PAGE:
There are things that happen in the world over which we have no control, but that are part of an increasingly invasive news cycle. Even the weather network seems in constant panic mode with “Alerts” and “Special Statements” that, when opened, say little more than that typical seasonal weather is about to happen.

In the face of events that make the news ticker and get amplified by friends and family, it is often difficult to know what and what not to do in the classroom. Faculty have expressed to me a deep sense of care about how they themselves, and how their students, can best handle daily news of crises. One of the most cited web-based resources out there is a Vanderbilt University guide called Teaching in Times of Crisis. Originally written in 2001, after 9-11, it was updated by Nancy Chick in 2013.

The gist of this well-researched piece is that we should say *something* about a crisis event in class, but we should say it while also referring students (and ourselves I think!) to available resources. I strongly encourage people to spend some time reading this piece; it’s helped a lot of us to address things head-on in classes rather than ignoring the “elephant in the room.” These crises may be local or global — everything from bombings to stories about sexual assault, from school shootings to the removal of same-sex marriage rights.

I wonder, too, whether this is something that is mainly a question for people in social science, environmental or health studies, or arts disciplines, or whether colleagues teaching large first year classes in, say, Engineering or Physics or Math also think about this stuff? In my experience, yes, but it’s not as directly relevant to the topic of the week (as it may well be in my Women’s Studies first-year lecture).


As Senior Instructional Developer, Curriculum and Programming, Trevor Holmes plans and delivers workshops and events in support of faculty across the career span. Prior to joining the Centre for Teaching Excellence, Trevor worked at a variety of universities teaching courses, supporting faculty and teaching assistants through educational development offices, and advising undergraduates. Trevor’s PhD is from York University in English Literature, with a focus on gothic literature, queer theory, and goth identities. A popular workshop facilitator at the national and international levels, Trevor is also interested in questions of identity in teaching and teaching development.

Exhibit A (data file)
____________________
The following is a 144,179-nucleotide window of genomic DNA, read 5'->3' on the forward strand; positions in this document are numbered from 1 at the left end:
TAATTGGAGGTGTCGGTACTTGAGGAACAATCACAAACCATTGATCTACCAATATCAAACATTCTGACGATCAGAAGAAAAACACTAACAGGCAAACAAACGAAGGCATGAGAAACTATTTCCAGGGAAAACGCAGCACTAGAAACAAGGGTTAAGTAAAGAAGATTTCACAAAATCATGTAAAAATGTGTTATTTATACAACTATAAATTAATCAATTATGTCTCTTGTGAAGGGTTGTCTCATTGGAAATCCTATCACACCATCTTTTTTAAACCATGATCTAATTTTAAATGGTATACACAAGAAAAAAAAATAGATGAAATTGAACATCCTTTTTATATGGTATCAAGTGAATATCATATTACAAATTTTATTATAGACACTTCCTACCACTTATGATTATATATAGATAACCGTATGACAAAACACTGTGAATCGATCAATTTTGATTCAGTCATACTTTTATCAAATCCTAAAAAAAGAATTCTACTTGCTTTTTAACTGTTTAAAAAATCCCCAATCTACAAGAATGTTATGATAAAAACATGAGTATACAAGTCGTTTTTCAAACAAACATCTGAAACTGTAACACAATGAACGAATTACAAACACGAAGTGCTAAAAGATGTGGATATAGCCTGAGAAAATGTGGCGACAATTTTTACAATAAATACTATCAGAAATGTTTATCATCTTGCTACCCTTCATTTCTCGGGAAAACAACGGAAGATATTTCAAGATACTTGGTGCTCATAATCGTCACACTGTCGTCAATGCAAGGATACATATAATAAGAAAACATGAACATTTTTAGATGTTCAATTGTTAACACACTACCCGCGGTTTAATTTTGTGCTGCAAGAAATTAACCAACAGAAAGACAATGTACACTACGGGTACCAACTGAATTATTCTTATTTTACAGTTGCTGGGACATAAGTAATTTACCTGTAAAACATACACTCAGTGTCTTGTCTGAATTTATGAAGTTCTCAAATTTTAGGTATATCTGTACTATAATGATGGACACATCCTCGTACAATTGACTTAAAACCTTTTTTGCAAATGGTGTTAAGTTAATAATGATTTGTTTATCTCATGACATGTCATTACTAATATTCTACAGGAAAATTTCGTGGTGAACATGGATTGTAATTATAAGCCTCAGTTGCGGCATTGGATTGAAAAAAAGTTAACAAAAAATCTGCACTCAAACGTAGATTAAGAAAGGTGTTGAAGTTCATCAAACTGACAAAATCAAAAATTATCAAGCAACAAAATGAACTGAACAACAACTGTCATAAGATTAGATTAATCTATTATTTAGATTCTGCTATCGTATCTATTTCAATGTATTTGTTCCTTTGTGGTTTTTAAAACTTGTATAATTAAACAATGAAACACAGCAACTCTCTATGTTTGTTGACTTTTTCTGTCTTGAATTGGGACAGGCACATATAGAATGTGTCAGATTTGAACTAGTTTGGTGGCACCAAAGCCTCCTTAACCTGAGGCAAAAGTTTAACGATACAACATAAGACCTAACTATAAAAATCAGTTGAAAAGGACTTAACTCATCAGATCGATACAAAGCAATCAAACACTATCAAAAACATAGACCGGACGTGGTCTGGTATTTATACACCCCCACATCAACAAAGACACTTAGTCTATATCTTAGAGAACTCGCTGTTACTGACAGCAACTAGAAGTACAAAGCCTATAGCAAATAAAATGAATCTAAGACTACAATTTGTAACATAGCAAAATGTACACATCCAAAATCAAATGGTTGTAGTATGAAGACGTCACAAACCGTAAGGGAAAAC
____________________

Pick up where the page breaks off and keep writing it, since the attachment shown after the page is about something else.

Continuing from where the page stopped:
More Posts - Website

Teaching teaching to (future) teachers – Joseph Buscemi


Having an opportunity to reflect on my brief time with CTE is a most welcomed development. Not only for those interested in CTE, but for myself, this chance to pause and consider all that has transpired within my introductory entry into the world of CTE has been, quite frankly, remarkable. I’ve only just wrapped up my first term as a GID (Graduate Instructional Developer), though the wealth of experiences makes it feel as though I’ve been here much longer (and I mean that in the best way possible). Firstly, I suppose a bit of preamble is in order before we get ahead of ourselves… Continue reading Teaching teaching to (future) teachers – Joseph Buscemi

Advanced Assessment Considerations

We spend a fair bit of time in the CTE talking about assessment. Whether it be in workshops, one-on-one consultations about teaching, curriculum meetings, teaching observations, or just in passing conversation among colleagues. In these instances, discussion often focuses on the function of the assessment – is it being used for diagnostic (to ascertain prior knowledge), formative (to provide feedback and improve performance during the learning process), or summative (to evaluate the learner’s knowledge, skills, or values) purposes. Discussion of course revolves around the type of assessment being used, as well as questions regarding grading, but there are aspects of assessment that go beyond this and begin to explore the role of the student in the assessment process.1197947341_89d0ff8676_z

When thinking about assessment and how we position it in our teaching, it can be helpful to think about it conceptually while considering what purpose we as instructors assign to it. To do so, we might turn to three approaches to assessment: assessment of learning, assessment for learning, and assessment as learning.

Assessment of learning suggests that assessment is being done for the primary purpose of determining what students have learnt in the class; it is typically done in a summative manner so that students can receive a grade.

Assessment for learning views assessment more as a process, whereby students learn from the assessment; feedback is of great importance as it assists the student in the learning process.

Assessment as learning takes this even further, situating the student him- or herself as an assessor and therefore takes greater responsibility in the learning and assessment process.

None of these approaches to assessment are inherently better than the other, but I would encourage you to reflect on your assessments from a different perspective, adapting what I call Advanced Assessment Considerations. These considerations are intended to allow you to reflect and evaluate your assessment during the design, facilitation, and grading & feedback stages. They do not suggest distinct or varied methods of assessment, but rather, attempt to provide options as to how to modify an existing assessment to make it even better. And by better, I mean better for the students – assessment should motivate and empower students to demonstrate what they have learnt, and the more we can have students become invested in the assessment process, the more meaningful it will be to them.

So what are these advanced assessment considerations? I’ll run through each briefly, providing some initial insight into what each consideration entails and leave you with some questions to consider.